In Calgary, the Flames may be on the outside looking in as far as a playoff spot goes right now, but there's two things you can't blame that on - one is goaltending (Miikka Kiprusoff - 24 wins, .920 SV%, 2.30 GAA), and the other is the team's power play, which has been red-hot since the start of December with 22 goals in 80 chances for a 23.2% hit ratio. This surge in PP productivity has propelled the Flames up 13 spots in the league's rankings over that time, from 25th (12.5%) all the way to 13th (18.3%). Jarome Iginla remains the heart and soul of the Flames, but his 13 PP points thus far put him on pace for about 20, far less than the 30 he registered last year. However, guys who are picking up the slack include Curtis Glencross (on pace for 15 pts, compared to just five last year), Olli Jokinen (should hit 25 pts this year at his current pace, five more than last season) and Jay Bouwmeester, who has already surpassed the eight PP points he scored last season and should finish with around 15. Meanwhile, Alex Tanguay is still waiting for his first PP goal of the season, but still has 11 helpers and should finish with about 20 at the rate he's going.

On the other end of the spectrum, the team with the worst PP record over the last two months is none other than the NY Rangers. The Blueshirts may be first overall in the East, but holy COW are they a bad PP squad. Currently 27th overall in the NHL (13.1%), thanks in part to a 9-for-91 stretch (10.6%) since the start of December. So what's the problem? Well, basically, the Rangers are an excellent team 5-on-5 but show absolutely no chemistry with the man advantage. Brad Richards has been decent, just eight points off his 29-point pace from last season, even with the mediocre supporting cast surrounding him. Marian Gaborik, arguably the most talented guy on the team, is only on pace for last year's 16-point output. Meanwhile, Brandon Dubinsky and Anton Stralman each have just a single PP assist so far this year, while Artem Anisimov has two.

Perhaps even more perplexing, given the amount of raw talent on the team, is the decline of the Tampa Bay Lightning's power play this season. Ranked sixth overall last season (20.5%), the Bolts are currently 26th overall (13.4%), and over the last two months they've been even worse (9-for-87, 10.7%). When a team has that big of a drop-off, you usually need to look no further than your Big Three to find out what's gone wrong. Martin St. Louis, who has averaged 32 PP points over the last five seasons, is currently on pace for just ... 13. (And yes, I had to double-check my math on that one.) Steven Stamkos, currently the team leader with 13 points in 52 games, is only on track for about 20, sharply down from the 36 he scored last year. Finally, Vincent Lecavalier with 11 points thus far, on pace for just 17, compared to last year's total of 28.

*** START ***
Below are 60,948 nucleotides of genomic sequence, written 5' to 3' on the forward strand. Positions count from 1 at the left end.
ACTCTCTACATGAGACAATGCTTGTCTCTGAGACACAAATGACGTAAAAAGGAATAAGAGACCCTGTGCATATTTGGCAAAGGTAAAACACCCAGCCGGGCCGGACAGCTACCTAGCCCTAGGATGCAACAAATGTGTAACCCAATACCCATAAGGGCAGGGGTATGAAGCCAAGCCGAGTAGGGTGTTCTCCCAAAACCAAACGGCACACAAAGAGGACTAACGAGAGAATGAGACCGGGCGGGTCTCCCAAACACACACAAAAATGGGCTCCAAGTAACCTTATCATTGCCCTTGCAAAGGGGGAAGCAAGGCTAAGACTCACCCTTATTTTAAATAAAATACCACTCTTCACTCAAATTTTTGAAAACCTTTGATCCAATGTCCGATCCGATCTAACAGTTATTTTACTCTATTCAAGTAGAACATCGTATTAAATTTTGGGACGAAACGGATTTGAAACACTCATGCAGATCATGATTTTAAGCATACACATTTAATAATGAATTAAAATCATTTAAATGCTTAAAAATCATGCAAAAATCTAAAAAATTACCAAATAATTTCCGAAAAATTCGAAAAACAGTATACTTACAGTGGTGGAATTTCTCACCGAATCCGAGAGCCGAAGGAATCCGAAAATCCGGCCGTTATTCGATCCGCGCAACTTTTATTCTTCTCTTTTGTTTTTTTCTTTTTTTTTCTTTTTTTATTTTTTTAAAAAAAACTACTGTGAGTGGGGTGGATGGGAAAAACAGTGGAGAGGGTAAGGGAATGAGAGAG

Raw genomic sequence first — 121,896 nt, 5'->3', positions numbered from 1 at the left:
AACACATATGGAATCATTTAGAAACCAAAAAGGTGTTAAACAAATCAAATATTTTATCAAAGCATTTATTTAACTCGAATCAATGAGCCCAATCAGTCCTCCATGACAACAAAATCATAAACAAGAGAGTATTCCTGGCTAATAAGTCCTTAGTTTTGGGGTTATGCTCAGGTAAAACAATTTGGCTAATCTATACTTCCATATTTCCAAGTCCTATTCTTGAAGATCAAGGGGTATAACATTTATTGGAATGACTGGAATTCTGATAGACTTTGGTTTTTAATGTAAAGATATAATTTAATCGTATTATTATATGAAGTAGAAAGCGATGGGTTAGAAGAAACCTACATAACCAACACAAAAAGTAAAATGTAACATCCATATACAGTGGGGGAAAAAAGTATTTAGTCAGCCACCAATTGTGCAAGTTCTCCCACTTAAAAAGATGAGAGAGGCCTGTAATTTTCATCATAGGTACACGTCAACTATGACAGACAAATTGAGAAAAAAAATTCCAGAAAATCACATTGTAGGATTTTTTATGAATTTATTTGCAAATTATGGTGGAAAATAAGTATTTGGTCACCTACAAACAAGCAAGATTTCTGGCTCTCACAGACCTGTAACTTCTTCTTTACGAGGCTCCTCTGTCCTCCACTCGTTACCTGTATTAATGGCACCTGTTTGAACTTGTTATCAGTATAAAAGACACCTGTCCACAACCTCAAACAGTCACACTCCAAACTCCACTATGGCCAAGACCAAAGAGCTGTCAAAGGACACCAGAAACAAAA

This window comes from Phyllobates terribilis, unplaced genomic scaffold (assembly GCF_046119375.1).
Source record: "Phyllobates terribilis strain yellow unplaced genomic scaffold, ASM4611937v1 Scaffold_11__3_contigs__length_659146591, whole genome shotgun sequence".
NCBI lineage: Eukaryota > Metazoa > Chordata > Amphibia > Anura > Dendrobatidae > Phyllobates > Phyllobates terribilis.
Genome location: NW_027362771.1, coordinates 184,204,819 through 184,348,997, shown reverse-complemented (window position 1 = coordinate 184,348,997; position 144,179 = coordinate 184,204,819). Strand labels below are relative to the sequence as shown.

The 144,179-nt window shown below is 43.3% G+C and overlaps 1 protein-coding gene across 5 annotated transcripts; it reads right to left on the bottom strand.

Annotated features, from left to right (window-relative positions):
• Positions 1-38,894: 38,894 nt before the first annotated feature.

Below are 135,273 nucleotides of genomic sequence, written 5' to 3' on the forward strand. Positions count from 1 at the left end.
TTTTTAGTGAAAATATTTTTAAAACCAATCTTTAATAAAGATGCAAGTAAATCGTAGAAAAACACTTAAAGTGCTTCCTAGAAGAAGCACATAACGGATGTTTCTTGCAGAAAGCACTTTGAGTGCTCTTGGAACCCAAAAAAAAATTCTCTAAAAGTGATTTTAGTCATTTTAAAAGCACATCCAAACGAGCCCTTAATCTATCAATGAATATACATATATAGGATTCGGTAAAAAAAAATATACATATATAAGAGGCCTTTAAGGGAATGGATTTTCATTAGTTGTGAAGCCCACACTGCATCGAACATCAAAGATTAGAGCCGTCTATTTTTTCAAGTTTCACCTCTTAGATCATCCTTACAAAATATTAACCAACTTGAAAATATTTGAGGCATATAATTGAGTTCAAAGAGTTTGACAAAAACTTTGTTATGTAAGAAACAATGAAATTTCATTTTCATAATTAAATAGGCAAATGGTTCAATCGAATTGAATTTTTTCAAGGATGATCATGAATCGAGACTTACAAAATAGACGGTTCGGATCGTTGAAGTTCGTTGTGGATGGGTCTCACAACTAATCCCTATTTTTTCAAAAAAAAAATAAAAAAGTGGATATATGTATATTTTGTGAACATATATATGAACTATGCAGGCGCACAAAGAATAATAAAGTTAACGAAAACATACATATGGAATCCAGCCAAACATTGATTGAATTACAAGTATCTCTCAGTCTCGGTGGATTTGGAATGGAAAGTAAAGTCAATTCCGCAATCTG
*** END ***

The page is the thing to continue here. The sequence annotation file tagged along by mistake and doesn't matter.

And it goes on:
And last but not least - ok maybe least, considering they are in fact last in the NHL in PP efficiency - are the Montreal Canadiens. Brutally bad with the extra man all season long, they have been equally awful since the start of December with a 12.9% success rate. Scott Gomez - wherefore art thou? Gomez is somehow still seeing PP minutes these days, despite the fact that he hasn't scored a single point with the man advantage all season. Yep, way to earn that $7.5 million salary there, Scotty. Other guys shouldering almost as much blame would be Brian Gionta (3 pts) and Andrei Kostitsyn (4 pts). Meanwhile, the team's (supposedly) top two PP defensemen - Tomas Kaberle and P.K. Subban - are on pace to score a combined 20 fewer PP points than they did last season. There was a time a few seasons ago when the Habs were among the league's best in terms of PP production, but those days are clearly long gone.